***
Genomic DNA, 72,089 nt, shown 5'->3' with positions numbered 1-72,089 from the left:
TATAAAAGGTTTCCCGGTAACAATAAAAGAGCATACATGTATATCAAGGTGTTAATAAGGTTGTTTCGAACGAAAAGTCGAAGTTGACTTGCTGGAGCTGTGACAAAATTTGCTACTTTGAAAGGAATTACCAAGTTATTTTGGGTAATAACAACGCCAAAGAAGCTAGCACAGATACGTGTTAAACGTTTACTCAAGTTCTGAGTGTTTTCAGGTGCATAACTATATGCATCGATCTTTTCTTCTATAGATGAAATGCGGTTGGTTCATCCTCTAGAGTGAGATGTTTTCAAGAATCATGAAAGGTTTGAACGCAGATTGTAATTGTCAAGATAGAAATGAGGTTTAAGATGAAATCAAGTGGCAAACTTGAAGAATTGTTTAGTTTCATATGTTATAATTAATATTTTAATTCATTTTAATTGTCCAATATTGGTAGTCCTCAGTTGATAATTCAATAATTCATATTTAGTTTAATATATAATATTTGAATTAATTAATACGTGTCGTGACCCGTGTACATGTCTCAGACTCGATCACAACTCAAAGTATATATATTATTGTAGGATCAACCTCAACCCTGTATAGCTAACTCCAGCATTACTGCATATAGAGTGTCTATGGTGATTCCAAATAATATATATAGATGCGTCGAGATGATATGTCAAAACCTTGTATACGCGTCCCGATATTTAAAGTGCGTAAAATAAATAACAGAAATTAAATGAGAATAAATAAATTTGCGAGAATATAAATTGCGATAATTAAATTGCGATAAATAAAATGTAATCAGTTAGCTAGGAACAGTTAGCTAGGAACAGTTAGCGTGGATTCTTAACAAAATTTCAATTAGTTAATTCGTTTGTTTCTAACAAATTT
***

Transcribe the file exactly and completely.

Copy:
Genomic DNA, 72,089 nt, shown 5'->3' with positions numbered 1-72,089 from the left:
TATAAAAGGTTTCCCGGTAACAATAAAAGAGCATACATGTATATCAAGGTGTTAATAAGGTTGTTTCGAACGAAAAGTCGAAGTTGACTTGCTGGAGCTGTGACAAAATTTGCTACTTTGAAAGGAATTACCAAGTTATTTTGGGTAATAACAACGCCAAAGAAGCTAGCACAGATACGTGTTAAACGTTTACTCAAGTTCTGAGTGTTTTCAGGTGCATAACTATATGCATCGATCTTTTCTTCTATAGATGAAATGCGGTTGGTTCATCCTCTAGAGTGAGATGTTTTCAAGAATCATGAAAGGTTTGAACGCAGATTGTAATTGTCAAGATAGAAATGAGGTTTAAGATGAAATCAAGTGGCAAACTTGAAGAATTGTTTAGTTTCATATGTTATAATTAATATTTTAATTCATTTTAATTGTCCAATATTGGTAGTCCTCAGTTGATAATTCAATAATTCATATTTAGTTTAATATATAATATTTGAATTAATTAATACGTGTCGTGACCCGTGTACATGTCTCAGACTCGATCACAACTCAAAGTATATATATTATTGTAGGATCAACCTCAACCCTGTATAGCTAACTCCAGCATTACTGCATATAGAGTGTCTATGGTGATTCCAAATAATATATATAGATGCGTCGAGATGATATGTCAAAACCTTGTATACGCGTCCCGATATTTAAAGTGCGTAAAATAAATAACAGAAATTAAATGAGAATAAATAAATTTGCGAGAATATAAATTGCGATAATTAAATTGCGATAAATAAAATGTAATCAGTTAGCTAGGAACAGTTAGCTAGGAACAGTTAGCGTGGATTCTTAACAAAATTTCAATTAGTTAATTCGTTTGTTTCTAACAAATTT